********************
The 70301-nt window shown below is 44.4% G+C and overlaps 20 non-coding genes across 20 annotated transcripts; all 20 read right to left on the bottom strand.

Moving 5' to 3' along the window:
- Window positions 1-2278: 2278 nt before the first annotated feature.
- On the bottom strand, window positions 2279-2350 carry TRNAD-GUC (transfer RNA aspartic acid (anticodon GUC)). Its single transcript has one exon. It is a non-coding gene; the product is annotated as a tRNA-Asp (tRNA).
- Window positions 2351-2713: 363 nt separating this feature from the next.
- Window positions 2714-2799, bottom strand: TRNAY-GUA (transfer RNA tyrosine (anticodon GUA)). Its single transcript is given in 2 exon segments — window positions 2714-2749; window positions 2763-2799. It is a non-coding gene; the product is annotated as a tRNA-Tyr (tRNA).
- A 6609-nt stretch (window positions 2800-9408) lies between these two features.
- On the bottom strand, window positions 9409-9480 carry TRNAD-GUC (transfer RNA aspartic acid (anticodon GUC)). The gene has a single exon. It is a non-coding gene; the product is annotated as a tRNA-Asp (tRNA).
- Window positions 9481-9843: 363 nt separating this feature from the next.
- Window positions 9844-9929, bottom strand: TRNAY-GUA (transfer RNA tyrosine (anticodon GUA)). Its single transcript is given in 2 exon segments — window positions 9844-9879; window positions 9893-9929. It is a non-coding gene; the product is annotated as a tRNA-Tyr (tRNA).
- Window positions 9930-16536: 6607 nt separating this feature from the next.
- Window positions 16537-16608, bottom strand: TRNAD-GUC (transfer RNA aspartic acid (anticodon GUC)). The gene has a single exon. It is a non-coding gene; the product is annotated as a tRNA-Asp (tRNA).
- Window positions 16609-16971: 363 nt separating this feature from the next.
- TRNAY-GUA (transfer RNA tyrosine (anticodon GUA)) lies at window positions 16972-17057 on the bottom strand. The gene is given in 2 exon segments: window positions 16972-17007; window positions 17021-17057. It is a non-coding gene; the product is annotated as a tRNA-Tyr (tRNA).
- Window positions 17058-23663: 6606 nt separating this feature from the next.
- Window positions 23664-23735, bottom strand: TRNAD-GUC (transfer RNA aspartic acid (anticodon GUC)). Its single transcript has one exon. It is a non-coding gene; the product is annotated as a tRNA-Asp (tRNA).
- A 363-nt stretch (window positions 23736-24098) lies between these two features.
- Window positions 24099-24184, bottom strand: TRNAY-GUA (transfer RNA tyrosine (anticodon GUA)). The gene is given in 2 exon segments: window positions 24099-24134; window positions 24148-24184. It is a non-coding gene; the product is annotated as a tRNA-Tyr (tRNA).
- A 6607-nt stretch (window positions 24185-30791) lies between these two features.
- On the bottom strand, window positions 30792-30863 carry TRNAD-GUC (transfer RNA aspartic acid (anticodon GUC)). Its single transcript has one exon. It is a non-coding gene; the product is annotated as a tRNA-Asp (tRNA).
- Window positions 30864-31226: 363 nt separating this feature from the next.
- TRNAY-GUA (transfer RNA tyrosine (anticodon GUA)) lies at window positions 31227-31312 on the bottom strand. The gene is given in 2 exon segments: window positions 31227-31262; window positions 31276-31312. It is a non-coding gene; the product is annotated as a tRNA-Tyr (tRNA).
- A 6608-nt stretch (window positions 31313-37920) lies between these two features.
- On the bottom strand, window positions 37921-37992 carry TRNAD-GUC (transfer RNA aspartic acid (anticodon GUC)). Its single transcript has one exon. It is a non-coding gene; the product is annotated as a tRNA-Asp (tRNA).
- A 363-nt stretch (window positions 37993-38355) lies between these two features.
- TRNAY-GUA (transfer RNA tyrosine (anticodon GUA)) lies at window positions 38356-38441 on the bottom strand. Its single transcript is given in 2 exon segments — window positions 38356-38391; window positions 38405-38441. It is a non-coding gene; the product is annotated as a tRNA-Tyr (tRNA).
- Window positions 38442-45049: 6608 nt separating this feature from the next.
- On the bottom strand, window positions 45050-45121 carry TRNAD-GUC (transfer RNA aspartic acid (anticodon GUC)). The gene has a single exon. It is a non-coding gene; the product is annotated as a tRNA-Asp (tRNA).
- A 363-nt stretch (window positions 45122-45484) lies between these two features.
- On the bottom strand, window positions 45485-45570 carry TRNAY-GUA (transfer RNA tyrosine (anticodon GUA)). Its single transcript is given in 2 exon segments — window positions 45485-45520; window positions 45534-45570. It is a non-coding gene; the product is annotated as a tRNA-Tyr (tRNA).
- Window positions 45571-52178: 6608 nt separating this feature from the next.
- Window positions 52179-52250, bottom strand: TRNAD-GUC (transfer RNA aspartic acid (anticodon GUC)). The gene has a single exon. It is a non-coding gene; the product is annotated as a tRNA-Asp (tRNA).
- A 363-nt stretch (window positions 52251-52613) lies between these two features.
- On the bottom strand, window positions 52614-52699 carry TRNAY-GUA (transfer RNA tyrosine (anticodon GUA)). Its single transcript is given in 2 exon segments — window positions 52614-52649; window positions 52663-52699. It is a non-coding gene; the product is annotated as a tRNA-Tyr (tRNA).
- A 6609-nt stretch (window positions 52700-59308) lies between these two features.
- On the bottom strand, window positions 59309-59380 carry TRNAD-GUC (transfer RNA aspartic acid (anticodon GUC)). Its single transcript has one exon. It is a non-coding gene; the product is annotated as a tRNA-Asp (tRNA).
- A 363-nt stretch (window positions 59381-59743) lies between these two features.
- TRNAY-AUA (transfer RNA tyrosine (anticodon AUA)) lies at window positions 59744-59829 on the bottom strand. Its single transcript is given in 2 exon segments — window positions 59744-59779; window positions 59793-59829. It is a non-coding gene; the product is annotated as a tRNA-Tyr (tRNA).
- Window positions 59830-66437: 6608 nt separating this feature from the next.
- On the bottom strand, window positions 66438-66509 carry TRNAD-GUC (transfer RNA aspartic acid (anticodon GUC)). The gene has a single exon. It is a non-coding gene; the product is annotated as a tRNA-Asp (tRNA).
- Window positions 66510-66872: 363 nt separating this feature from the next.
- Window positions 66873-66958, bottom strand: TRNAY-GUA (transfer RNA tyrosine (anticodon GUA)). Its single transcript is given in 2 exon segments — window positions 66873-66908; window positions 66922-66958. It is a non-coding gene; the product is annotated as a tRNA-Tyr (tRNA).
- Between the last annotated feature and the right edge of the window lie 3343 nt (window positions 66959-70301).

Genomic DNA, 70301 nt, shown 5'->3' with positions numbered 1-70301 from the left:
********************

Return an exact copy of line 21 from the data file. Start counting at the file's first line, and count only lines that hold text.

- Window positions 30864-31226: 363 nt separating this feature from the next.